Send Money To Morocco
The Kingdom of Morocco has Mediterranean and Atlantic coastlines, a beautiful mountain interior and a very unique history of independence. It is a predominantly Muslim country. It was a French protectorate between 1912 and 1956.Sultan Mohammed who became king in 1956 was succeeded by his son, Hassan II in 1961. Hassan would rule for 38 years and play an important role in the search for Middle East peace.
Morocco is one of the most attractive destinations in Africa. It has a population of 33 million and the official language is Arabic. The capital city is Rabat although Casablanca is the largest city. Morocco is a monarchy by constitution and has an elected parliament. The King has vast legislative powers and has executive power over foreign policy, religious matters and the military.
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The official currency of Morocco is the dirham. Its ISO code is “MAD” a single dirham is subdivided into 100 santimat. The Bank Al-Maghrib (Morocco’s central bank) is responsible for issuing Dirhams. In 1960, the dirham replaced the Moroccan franc as Morocco’s unit of currency.
One Moroccan dirham is the equivalent of approximately 0.080 British pounds and 0.099 US dollars. The points of currency exchange are mainly commercial banks and exchange bureaus. Although you might see some prices in malls indicated in euros, the dirham is the widely accepted currency. The euro quotations are meant to guide foreigners on prices.
If you are travelling to Morocco, don’t think that giving pounds coins as tips is a great idea. Most exchange bureaus don’t accept coins and local end up stuck with them.
Send Money with Bank Deposit
When transacted through banks, Moroccan money transfers will take between one and two days to go through. In addition to transfer charges, banks also make a lot of money by manipulating exchange rates of transactions. At the same time, the receiving bank may also charge a small processing fee.
The following information is required when using this method:
1) Personal details: Name and address of the sender
2) Bank code: This is usually a 3-digit number
3)Account number: This is a 14-digit number(
4) Branch code: This is usually a 5-digit number
5) RIB key: This is a 2-digit numberIn some cases, the sending bank may require you to open an account before they transfer the funds. Once a transfer is complete, the sender is issued with a receipt as proof of the transaction.
The minimum transfer amounts differ from bank to bank. While some banks don’t have a minimum limit, some may require a specific minimum amount.
Send Money Through Cash Pickup
Anyone who wants to send or receive money on Morocco can use cash pickup. Travellers and businesspeople find it a very convenient method of sending and receiving cash remittances. It is also popular for people with relatives abroad because of the short time a transaction takes to complete.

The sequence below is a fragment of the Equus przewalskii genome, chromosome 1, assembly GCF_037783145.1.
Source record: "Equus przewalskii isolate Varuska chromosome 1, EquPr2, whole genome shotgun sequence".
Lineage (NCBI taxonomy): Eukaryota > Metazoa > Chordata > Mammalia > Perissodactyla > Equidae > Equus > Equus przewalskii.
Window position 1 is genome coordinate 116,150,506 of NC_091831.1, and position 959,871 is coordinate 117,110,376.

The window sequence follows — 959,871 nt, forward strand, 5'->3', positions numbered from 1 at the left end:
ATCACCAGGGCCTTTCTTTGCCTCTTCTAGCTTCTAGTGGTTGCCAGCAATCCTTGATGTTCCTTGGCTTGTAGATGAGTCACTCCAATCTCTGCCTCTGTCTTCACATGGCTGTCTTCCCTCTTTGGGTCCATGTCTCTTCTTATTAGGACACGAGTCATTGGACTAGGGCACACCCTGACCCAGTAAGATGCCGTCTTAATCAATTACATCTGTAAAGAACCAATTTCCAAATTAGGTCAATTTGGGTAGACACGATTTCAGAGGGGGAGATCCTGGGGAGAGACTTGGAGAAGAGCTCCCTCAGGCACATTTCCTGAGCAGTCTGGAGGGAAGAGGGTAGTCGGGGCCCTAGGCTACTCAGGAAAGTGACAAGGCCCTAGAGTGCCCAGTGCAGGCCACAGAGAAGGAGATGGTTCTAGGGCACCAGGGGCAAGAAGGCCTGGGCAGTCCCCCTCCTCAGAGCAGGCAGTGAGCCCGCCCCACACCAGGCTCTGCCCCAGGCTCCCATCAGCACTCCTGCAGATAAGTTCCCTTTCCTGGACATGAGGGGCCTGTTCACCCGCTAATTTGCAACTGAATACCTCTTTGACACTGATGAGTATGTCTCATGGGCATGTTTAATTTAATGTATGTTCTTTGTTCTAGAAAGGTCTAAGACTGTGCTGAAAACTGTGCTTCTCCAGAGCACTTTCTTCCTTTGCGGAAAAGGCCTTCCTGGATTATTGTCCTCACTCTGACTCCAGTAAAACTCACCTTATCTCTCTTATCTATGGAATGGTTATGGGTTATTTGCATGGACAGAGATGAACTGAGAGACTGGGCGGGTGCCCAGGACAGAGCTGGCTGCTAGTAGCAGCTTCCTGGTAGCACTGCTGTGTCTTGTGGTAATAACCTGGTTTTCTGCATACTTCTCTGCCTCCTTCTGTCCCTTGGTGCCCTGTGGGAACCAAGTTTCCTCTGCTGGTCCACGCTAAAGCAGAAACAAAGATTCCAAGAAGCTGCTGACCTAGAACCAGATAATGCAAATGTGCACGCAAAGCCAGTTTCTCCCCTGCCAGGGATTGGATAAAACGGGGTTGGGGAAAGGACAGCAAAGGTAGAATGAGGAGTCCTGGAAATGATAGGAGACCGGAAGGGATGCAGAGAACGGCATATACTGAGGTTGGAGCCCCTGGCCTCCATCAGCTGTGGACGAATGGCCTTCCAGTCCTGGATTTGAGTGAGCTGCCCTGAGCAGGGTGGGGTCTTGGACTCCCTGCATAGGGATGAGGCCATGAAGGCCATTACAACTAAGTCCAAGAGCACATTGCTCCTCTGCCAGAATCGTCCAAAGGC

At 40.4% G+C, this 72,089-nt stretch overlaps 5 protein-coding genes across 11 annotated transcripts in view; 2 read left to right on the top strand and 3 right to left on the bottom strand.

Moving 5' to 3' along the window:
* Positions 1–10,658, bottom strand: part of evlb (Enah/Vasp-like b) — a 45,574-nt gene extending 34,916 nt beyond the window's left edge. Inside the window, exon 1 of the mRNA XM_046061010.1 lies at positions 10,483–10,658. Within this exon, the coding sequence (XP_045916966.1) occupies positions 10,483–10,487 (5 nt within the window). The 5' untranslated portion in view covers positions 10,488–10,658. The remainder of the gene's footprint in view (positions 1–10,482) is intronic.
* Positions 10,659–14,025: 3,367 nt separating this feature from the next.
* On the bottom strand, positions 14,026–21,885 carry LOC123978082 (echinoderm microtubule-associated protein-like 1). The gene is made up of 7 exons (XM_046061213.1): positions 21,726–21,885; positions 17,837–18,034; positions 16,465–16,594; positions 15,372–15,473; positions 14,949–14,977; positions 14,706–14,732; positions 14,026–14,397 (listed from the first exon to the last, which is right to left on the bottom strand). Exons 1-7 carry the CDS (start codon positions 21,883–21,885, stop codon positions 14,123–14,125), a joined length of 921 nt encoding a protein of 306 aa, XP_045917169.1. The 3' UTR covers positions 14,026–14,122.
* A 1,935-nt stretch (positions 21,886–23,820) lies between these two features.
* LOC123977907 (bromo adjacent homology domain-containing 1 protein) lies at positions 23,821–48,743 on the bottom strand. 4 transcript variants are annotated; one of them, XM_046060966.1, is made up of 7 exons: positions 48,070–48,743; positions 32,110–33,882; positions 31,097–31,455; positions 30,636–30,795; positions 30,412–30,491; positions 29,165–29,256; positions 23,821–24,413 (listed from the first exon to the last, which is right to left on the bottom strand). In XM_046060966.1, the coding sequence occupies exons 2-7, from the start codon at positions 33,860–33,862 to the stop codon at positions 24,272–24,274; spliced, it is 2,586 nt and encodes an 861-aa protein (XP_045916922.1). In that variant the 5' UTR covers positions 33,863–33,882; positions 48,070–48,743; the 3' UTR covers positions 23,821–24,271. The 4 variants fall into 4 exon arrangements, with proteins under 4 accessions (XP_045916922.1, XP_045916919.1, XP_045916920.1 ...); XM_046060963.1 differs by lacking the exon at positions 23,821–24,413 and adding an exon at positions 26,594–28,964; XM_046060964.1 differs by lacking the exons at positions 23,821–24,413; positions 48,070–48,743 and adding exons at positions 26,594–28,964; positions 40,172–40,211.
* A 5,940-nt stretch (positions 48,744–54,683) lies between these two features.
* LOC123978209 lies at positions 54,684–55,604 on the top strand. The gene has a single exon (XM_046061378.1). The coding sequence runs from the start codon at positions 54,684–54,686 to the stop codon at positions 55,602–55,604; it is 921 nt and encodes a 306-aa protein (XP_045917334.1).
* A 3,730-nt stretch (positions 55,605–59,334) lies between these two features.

With cash pickups, there are no membership, credit card or debit card requirements. The only requirement for customers is a form of identification. Where the amount involved is substantial, the agent may ask the sender for further details as stipulated by governing laws.
In Morocco the main cash pickup institutions have branches scattered across the country. This means that virtually everyone can access this service. The short time it takes for the recipient to receive the money means that most businesses can reap the benefits of conducting business with overseas customers almost immediately since payments will be quick through cash pickup.
In cash pickups the payments are mostly paid in cash. Only in exceptional circumstances are other modes of payment considered. The recipient receives the funds in the local currency.
Money Transfer Regulations
Moroccan banks and other financial intermediaries operating in morocco have to abide by several rules and regulations put in place by the government. These rules are aimed at ensuring proper practices and protecting the Moroccan economy.
Recent times have seen the progressive liberalisation of fund transfer rules. So comprehensive is the liberalisation that the dirham can be converted freely according to IMF definition. The value of the local currency is tied to a clutch of hard currencies whose weighting is according to the country’s foreign trade.
The authority of foreign exchange transactions has largely been delegated to the banks. They carry out transactions as long as there is appropriate documentation to justify each transaction. An example of documentation is an invoice charged on imports.
All capital transactions must have authorisation from Morocco’s Foreign Exchange Office. It is usual for capital transactions to be granted for a business-related transaction. Under the country’s investment code, there is a government guarantee, which applies to foreign investors, for repatriation of both profits and invested capital as long as the initial investment was fully declared, filed and registered.
Banks are required to report any suspicious transactions immediately to the authorities. They are also required to demand full disclosure from any individual or business looking to conduct any business with them.